Psychological Research

, Volume 78, Issue 1, pp 55–69 | Cite as

Beyond words: evidence for automatic language–gesture integration of symbolic gestures but not dynamic landscapes

  • Dana Vainiger
  • Ludovica Labruna
  • Richard B. Ivry
  • Michal Lavidor
Original Article


Understanding actions based on either language or action observation is presumed to involve the motor system, reflecting the engagement of an embodied conceptual network. We examined how linguistic and gestural information were integrated in a series of cross-domain priming studies. We varied the task demands across three experiments in which symbolic gestures served as primes for verbal targets. Primes were clips of symbolic gestures taken from a rich set of emblems. Participants responded by making a lexical decision to the target (Experiment 1), naming the target (Experiment 2), or performing a semantic relatedness judgment (Experiment 3). The magnitude of semantic priming was larger in the relatedness judgment and lexical decision tasks compared to the naming task. Priming was also observed in a control task in which the primes were pictures of landscapes with conceptually related verbal targets. However, for these stimuli, the amount of priming was similar across the three tasks. We propose that action observation triggers an automatic, pre-lexical spread of activation, consistent with the idea that language–gesture integration occurs in an obligatory and automatic fashion.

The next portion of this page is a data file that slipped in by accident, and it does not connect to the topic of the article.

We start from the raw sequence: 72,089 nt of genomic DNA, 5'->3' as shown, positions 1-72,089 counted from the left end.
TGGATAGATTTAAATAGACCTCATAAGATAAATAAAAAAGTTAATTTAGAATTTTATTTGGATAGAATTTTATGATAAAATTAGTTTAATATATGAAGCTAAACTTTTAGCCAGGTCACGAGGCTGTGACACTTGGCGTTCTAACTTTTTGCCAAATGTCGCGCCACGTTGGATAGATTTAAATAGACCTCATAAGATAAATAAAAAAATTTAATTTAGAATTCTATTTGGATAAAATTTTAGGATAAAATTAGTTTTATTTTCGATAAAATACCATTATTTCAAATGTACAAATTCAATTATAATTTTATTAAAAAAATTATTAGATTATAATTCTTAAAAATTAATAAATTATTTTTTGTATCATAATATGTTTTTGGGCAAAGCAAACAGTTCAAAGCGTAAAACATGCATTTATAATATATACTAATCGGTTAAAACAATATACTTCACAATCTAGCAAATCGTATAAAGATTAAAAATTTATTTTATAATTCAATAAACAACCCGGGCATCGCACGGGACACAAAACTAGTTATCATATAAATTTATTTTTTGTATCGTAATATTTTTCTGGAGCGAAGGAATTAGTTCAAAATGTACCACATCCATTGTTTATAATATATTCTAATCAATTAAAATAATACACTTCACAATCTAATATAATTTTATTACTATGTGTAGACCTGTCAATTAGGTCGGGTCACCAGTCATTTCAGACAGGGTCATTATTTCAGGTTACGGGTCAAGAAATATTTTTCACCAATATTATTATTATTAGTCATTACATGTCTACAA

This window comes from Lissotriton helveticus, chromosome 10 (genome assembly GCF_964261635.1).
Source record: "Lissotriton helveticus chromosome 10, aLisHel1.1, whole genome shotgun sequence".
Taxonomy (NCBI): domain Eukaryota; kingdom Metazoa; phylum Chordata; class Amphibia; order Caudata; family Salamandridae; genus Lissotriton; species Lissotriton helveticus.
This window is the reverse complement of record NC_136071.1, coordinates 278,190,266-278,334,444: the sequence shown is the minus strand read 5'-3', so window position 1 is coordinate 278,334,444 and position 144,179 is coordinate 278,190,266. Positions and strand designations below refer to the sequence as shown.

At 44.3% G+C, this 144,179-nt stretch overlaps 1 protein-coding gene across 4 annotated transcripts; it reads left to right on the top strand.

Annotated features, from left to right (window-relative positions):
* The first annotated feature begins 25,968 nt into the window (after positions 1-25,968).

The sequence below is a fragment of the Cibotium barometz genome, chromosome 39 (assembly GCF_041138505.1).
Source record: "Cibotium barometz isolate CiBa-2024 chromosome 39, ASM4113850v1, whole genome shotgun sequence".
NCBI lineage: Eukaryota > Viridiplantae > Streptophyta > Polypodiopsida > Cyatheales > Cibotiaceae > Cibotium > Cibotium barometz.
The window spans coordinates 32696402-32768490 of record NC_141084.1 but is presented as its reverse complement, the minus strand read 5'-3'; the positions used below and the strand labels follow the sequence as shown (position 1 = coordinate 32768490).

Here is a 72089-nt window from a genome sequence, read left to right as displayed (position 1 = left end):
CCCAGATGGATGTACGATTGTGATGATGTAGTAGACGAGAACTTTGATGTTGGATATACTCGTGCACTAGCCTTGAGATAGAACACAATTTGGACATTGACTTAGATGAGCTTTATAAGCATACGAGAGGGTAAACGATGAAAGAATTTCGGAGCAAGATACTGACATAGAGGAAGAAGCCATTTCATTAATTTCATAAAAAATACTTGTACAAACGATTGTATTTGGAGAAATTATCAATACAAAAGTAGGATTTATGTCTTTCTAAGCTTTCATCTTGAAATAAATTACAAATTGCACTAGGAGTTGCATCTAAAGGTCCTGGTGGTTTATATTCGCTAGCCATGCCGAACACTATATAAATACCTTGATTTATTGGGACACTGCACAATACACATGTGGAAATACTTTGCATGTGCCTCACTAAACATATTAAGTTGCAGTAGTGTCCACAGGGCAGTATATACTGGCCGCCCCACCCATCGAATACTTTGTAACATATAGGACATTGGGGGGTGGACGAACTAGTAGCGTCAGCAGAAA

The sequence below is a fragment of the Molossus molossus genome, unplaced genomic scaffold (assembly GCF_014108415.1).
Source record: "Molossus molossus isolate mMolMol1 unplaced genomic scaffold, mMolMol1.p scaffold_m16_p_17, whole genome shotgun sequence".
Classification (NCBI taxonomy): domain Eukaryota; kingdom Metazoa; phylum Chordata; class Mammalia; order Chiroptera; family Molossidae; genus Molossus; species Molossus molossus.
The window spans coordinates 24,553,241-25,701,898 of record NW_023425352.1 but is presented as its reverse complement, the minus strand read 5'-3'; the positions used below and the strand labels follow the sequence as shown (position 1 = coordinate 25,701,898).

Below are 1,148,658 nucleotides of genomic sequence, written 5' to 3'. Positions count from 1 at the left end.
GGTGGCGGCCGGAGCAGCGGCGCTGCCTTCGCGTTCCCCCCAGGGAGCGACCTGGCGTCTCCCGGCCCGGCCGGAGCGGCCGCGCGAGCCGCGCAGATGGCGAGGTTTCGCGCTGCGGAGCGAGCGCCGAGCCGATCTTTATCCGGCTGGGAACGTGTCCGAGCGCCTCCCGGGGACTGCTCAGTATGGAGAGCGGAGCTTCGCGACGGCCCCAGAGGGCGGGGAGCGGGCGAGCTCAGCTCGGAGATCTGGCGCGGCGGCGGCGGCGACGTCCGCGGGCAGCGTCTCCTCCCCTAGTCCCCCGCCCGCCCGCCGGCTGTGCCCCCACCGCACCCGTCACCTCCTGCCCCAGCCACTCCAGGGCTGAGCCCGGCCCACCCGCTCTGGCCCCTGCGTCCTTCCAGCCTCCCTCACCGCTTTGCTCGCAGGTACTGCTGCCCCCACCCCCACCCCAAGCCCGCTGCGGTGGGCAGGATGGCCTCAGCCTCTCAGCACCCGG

Lexical Decision Semantic Relatedness Negative Priming Lexical Decision Task Naming Task 
These keywords were added by machine and not by the authors. This process is experimental and the keywords may be updated as the learning algorithm improves.



This study was supported by the BSF Grant 2007184 awarded to R. Ivry and M. Lavidor.


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Copyright information

© Springer-Verlag Berlin Heidelberg 2013

Authors and Affiliations

  • Dana Vainiger
    • 1
  • Ludovica Labruna
    • 2
  • Richard B. Ivry
    • 2
  • Michal Lavidor
    • 1
    • 3
  1. 1.Department of PsychologyBar-Ilan UniversityRamat GanIsrael
  2. 2.Department of PsychologyUniversity of CaliforniaBerkeleyUSA
  3. 3.Department of PsychologyUniversity of HullCottinghamUK

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